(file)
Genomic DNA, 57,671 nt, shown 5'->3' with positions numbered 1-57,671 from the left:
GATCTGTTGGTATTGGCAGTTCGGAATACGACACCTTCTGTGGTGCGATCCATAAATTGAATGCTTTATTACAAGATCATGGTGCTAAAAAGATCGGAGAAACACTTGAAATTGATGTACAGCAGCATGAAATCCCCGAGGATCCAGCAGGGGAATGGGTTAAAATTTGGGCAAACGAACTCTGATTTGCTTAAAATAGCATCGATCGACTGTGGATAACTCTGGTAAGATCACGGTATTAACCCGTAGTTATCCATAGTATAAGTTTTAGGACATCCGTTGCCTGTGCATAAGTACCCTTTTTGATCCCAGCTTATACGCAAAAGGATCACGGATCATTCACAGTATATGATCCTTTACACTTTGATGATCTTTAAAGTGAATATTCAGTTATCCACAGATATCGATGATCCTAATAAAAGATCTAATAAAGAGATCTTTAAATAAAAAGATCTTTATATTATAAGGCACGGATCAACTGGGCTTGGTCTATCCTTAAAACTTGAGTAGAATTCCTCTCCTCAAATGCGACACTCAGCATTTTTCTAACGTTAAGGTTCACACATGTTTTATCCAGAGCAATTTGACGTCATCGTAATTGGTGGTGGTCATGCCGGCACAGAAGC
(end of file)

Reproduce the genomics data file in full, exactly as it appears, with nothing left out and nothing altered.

Genomic DNA, 57,671 nt, shown 5'->3' with positions numbered 1-57,671 from the left:
GATCTGTTGGTATTGGCAGTTCGGAATACGACACCTTCTGTGGTGCGATCCATAAATTGAATGCTTTATTACAAGATCATGGTGCTAAAAAGATCGGAGAAACACTTGAAATTGATGTACAGCAGCATGAAATCCCCGAGGATCCAGCAGGGGAATGGGTTAAAATTTGGGCAAACGAACTCTGATTTGCTTAAAATAGCATCGATCGACTGTGGATAACTCTGGTAAGATCACGGTATTAACCCGTAGTTATCCATAGTATAAGTTTTAGGACATCCGTTGCCTGTGCATAAGTACCCTTTTTGATCCCAGCTTATACGCAAAAGGATCACGGATCATTCACAGTATATGATCCTTTACACTTTGATGATCTTTAAAGTGAATATTCAGTTATCCACAGATATCGATGATCCTAATAAAAGATCTAATAAAGAGATCTTTAAATAAAAAGATCTTTATATTATAAGGCACGGATCAACTGGGCTTGGTCTATCCTTAAAACTTGAGTAGAATTCCTCTCCTCAAATGCGACACTCAGCATTTTTCTAACGTTAAGGTTCACACATGTTTTATCCAGAGCAATTTGACGTCATCGTAATTGGTGGTGGTCATGCCGGCACAGAAGC